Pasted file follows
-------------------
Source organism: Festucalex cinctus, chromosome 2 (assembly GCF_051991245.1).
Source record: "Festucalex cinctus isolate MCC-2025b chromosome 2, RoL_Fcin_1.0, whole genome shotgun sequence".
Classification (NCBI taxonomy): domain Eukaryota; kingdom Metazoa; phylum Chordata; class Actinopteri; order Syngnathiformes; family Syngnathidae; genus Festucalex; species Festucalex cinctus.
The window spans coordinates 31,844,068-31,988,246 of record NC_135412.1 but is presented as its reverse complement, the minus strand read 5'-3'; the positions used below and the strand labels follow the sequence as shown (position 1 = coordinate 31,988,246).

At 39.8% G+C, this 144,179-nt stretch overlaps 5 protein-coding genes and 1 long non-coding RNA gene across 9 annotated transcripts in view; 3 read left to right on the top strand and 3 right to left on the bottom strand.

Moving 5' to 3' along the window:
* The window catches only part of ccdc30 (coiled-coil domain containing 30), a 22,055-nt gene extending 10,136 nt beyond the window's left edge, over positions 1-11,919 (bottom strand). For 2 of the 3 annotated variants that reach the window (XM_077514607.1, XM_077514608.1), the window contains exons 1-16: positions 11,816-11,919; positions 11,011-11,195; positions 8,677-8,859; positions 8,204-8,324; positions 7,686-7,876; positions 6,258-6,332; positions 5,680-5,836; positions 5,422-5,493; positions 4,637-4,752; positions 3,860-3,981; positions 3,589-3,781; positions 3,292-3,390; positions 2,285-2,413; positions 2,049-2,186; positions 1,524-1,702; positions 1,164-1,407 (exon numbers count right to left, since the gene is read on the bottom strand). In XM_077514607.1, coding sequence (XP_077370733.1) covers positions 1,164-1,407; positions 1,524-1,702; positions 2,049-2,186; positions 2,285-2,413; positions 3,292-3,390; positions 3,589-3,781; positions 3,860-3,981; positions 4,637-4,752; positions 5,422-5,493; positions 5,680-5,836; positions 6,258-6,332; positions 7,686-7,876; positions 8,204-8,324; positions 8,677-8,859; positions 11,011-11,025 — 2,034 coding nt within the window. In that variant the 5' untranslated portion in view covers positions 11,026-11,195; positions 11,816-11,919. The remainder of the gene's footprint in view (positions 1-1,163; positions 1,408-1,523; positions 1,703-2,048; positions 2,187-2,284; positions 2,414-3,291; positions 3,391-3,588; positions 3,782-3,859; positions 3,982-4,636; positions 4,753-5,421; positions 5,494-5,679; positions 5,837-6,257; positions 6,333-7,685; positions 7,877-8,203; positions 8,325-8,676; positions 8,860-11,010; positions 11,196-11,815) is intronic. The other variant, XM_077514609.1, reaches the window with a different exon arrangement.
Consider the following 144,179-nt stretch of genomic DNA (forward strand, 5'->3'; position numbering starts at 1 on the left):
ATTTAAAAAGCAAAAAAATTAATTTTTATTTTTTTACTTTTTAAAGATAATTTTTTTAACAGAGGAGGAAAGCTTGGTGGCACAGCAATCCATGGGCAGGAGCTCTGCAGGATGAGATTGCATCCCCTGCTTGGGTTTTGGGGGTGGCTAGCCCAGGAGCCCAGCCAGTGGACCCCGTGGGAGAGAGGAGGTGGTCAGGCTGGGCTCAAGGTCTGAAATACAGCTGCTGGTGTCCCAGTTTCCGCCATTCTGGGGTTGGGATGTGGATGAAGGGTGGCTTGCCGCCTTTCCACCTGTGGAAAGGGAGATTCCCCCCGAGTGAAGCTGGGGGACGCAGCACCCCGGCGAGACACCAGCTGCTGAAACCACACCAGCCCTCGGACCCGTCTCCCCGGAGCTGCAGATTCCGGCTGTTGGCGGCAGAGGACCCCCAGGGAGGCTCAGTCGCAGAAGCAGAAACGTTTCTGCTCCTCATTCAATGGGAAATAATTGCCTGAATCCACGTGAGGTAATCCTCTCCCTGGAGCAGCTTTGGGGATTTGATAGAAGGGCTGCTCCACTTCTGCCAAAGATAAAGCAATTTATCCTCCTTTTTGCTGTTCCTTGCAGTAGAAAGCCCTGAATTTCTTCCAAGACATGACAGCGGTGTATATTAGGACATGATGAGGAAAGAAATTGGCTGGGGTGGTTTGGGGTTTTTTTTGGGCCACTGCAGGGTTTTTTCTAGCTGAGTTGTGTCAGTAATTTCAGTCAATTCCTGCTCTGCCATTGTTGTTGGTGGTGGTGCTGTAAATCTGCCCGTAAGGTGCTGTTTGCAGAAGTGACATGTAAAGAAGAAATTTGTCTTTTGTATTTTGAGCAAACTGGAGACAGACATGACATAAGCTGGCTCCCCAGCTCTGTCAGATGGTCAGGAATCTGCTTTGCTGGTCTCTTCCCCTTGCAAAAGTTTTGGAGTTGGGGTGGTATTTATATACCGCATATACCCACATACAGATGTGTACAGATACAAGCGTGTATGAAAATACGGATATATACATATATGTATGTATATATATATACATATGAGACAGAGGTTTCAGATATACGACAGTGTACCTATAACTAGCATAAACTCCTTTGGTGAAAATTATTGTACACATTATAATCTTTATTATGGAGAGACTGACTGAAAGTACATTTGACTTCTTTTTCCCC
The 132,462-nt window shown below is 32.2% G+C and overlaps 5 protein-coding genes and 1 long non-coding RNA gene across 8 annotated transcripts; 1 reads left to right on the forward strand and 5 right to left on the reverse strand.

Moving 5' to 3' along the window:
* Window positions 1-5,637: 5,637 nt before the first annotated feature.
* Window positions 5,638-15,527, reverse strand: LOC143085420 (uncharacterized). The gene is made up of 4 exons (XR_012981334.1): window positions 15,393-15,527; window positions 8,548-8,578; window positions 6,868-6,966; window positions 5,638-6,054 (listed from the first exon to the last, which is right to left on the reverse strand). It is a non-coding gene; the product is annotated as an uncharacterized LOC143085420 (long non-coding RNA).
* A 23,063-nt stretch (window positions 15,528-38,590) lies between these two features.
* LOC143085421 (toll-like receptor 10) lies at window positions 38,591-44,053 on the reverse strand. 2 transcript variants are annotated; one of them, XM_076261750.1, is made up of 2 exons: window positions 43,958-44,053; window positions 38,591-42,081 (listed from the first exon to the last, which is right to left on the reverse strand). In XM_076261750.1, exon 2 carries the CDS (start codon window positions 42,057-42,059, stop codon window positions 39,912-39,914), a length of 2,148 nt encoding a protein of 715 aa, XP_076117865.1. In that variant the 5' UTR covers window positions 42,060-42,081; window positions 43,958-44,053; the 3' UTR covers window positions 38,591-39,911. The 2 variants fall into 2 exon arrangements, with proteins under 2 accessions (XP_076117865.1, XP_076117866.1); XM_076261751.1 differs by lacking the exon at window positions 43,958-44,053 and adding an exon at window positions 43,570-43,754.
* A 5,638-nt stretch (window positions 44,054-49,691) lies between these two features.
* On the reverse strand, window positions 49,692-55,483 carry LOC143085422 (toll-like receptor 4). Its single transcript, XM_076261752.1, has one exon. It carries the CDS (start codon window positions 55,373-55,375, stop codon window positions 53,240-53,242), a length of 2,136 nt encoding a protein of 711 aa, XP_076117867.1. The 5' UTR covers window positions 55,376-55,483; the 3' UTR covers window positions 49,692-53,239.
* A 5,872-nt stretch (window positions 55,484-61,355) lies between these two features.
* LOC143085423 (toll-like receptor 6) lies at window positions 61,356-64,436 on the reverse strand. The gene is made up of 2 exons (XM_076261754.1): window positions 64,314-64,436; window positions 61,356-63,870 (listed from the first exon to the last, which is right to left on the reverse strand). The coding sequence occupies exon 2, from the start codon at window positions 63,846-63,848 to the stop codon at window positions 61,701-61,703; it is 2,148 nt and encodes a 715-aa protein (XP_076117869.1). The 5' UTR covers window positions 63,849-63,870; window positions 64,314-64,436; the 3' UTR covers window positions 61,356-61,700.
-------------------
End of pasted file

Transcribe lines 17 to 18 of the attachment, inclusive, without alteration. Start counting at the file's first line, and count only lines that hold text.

* On the reverse strand, window positions 49,692-55,483 carry LOC143085422 (toll-like receptor 4). Its single transcript, XM_076261752.1, has one exon. It carries the CDS (start codon window positions 55,373-55,375, stop codon window positions 53,240-53,242), a length of 2,136 nt encoding a protein of 711 aa, XP_076117867.1. The 5' UTR covers window positions 55,376-55,483; the 3' UTR covers window positions 49,692-53,239.
* A 5,872-nt stretch (window positions 55,484-61,355) lies between these two features.